What time is it on the moon? The answer is complicated, but scientists want to change that

Humanity might boldly go to a new time zone on the lunar surface.

If you need any evidence that humanity is quickly becoming a species untethered from Earth, consider this: The moon might soon be getting its own time zone. That’s exactly what the European Space Agency (ESA) is looking into right now. 


In a blog post, the ESA says it is exploring the idea of establishing an internationally recognized time zone on Earth’s satellite. Such a moon time zone will become increasingly needed as more lunar projects—both from governments and private industry—begin operating on the moon in the decades ahead. For now, each lunar project (a NASA launch, for example) operates on its own timescale. 

But in the years ahead, as more projects operate on the lunar surface at the same time, there will be a need for an agreed-upon time zone on the moon to make sure that the shared equipment projects rely on, like satellites or a lunar internet, can operate in sync with one another.

The fact that space agencies are now talking about establishing internationally recognized and standardized time zones on the moon shows how far humanity has come in a short amount of time. Several centuries ago, there were no internationally recognized time zones at all. They just weren’t needed—the transportation and communication systems of the day didn’t span the globe. But in the 19th century, the rapid expansion of railroad technology changed all that. And with it, our concept of timekeeping changed, too.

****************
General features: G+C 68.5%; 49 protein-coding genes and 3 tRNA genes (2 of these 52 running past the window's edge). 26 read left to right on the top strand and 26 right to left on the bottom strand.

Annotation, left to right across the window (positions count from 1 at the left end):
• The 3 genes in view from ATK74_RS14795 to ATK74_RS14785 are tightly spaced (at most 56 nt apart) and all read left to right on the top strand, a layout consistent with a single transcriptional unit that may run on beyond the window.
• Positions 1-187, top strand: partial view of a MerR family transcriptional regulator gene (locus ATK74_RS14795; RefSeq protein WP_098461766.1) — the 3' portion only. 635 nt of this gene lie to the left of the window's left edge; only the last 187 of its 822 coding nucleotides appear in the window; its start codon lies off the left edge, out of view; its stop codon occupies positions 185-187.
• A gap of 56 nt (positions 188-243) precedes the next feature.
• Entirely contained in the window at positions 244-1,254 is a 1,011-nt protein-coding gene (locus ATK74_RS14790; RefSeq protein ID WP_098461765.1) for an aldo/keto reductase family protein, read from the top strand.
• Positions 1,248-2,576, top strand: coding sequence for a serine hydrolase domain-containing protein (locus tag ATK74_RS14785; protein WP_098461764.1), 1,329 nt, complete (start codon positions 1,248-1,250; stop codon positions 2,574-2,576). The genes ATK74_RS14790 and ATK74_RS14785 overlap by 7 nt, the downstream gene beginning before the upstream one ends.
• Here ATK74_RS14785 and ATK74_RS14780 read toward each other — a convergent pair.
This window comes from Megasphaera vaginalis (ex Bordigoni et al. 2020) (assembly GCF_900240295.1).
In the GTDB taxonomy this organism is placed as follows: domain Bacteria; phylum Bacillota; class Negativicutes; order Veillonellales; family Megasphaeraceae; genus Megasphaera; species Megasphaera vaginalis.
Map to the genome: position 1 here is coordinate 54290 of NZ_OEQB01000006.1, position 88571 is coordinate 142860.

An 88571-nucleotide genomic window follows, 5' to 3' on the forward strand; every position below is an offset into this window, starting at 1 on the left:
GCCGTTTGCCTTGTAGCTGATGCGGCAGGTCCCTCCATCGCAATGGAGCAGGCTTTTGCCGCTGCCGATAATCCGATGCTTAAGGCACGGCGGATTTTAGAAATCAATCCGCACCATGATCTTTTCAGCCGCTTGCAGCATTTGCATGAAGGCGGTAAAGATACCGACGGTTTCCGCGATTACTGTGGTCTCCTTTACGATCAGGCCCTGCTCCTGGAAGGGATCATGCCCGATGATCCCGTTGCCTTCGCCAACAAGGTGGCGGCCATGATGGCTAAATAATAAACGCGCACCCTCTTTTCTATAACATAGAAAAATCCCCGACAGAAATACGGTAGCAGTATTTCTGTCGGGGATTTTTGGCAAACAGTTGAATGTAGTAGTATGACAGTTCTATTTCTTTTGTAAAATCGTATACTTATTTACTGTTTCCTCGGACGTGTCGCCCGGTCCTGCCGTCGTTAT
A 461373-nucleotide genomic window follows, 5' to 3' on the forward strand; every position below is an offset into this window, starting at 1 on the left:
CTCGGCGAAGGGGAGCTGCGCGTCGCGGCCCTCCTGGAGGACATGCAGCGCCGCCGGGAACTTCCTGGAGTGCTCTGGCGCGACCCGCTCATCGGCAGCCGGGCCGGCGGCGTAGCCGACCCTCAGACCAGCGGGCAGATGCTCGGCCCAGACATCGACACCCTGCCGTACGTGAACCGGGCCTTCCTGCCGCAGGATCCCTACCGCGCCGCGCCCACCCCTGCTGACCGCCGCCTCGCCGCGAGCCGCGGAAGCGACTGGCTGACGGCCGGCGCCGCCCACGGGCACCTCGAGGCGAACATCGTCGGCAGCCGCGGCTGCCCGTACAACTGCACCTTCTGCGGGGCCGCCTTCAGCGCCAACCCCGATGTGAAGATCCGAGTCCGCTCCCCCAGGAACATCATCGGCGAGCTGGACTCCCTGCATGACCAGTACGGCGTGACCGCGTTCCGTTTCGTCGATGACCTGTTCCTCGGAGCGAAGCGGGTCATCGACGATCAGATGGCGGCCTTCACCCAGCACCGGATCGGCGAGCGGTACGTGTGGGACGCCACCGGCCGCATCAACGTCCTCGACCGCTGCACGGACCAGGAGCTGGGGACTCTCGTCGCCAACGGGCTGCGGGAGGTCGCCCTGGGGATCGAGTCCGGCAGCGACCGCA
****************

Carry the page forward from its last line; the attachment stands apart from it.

Today, the earth has 24 time zones. Humanity’s 25th (or more) could soon be on the moon. Yet while establishing 24 time zones on Earth was no easy feat, it’s still easier than establishing a 25th on the moon. One challenge is deciding whether the moon should have its own time zone (or time zones) independent of the Earth’s, or if the moon’s zones should be synced with the Earth’s time. Another more technical challenge is dealing with the fact that clocks run faster on the moon than they do on earth because of the moon’s distance from our planet.

But once these challenges are overcome, Bernhard Hufenbach, a member of the Moonlight Management Team from ESA’s Directorate of Human and Robotic Exploration, says, “having established a working time system for the Moon, we can go on to do the same for other planetary destinations.”

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